I spent half a year living with my mother and roughly a year living with my father, first in Salina, followed by a move back to Kansas City. My mother and sister came to stay with us after that, and the family was reunited. This was around 1985-1986 I believe: the Royals had just won the World Series, and the Kings had skipped town. As I become more self-aware, I picked up on a new dynamic in my relationship with my parents. My father was the breadwinner and the nurturer; if I needed a ‘yes’ I would go to my father. As I’ve alluded to earlier, the respect I show my elders, my compassion for others comes from him. My mother was the disciplinarian, my mother raised my sister and I. My hustle, my perfectionism, my attitude all come from my mother. As I became a teenager and we started butting heads on a daily basis, it was my mother who would end every argument with, “You don’t have to like me, but as long as you live in this house you have to respect me!” Truer words never spoken.
To finish my childhood in Kansas City was a culture shock based on how my life started. It was my first time going to school in a true big city (if you have more than two high schools in your town, you qualify as a big city). Both my father’s brothers stayed in KC, so it was the first time I had extended family in town. Based on what happened later it seems weird to say, but the biggest adjustment was being around black people all the time. We laughed about it as we got older, but the transition from me yelling on the court “Gee whillikers, come on you guys!” to “Play hard mother****ers!” was a long, long one for me.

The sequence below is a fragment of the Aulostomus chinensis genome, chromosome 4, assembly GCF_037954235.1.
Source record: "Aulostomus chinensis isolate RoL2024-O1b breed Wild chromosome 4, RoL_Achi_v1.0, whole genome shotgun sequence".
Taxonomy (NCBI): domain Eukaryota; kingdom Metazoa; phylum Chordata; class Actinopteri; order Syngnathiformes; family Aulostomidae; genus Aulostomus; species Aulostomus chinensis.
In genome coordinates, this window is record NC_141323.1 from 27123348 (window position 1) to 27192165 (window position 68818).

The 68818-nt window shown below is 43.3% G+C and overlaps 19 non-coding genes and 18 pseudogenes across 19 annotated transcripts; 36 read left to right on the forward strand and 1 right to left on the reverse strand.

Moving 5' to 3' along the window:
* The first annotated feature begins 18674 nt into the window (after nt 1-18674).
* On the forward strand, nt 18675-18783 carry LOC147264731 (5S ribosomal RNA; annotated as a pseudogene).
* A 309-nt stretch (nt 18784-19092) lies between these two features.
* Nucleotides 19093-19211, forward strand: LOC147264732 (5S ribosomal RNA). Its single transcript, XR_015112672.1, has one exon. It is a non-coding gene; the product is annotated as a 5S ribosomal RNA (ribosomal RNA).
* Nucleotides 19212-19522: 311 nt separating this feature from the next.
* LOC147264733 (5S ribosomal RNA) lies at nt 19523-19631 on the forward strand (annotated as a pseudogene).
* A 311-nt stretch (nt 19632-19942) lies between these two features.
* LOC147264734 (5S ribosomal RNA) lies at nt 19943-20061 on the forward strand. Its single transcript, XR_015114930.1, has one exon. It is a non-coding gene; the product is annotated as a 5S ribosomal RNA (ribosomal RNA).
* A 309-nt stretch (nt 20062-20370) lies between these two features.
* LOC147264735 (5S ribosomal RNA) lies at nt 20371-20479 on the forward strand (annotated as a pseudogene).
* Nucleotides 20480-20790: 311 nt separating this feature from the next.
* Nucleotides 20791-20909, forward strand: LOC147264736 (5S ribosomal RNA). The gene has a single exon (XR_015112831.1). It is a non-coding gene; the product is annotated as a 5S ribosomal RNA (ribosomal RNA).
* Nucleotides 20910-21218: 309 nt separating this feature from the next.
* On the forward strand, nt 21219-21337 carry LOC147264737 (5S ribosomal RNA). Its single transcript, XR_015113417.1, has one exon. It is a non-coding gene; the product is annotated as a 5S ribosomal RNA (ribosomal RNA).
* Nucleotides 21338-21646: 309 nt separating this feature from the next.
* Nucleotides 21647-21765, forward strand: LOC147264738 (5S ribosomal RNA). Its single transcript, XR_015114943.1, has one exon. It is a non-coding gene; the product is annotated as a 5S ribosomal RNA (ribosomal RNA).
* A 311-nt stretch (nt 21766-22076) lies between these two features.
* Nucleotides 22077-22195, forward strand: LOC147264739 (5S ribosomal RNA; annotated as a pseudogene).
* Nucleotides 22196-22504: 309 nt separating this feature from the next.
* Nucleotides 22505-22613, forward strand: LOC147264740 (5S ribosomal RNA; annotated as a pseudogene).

All things considered, I think Kansas City is a great place to raise a family. The people are very friendly, the cost of living is reasonable. As a sports fan, you have a passionate fan base for football; and very strong collegiate fan bases in all four directions. Even among some of my friends, there’s a belief that I don’t like my hometown on principle; that’s not it at all. It’s similar to my alma mater where I have more of a ‘big brother’ complex: I’ll talk smack about it all day, but if you’re not from there, you can’t say anything.
My transition from 8 to 18: spiritually, professionally, as a person overall was pretty dramatic even by adolescent standards. To see what I’ve become, I still wonder how someone of my specific demographic background came from Kansas.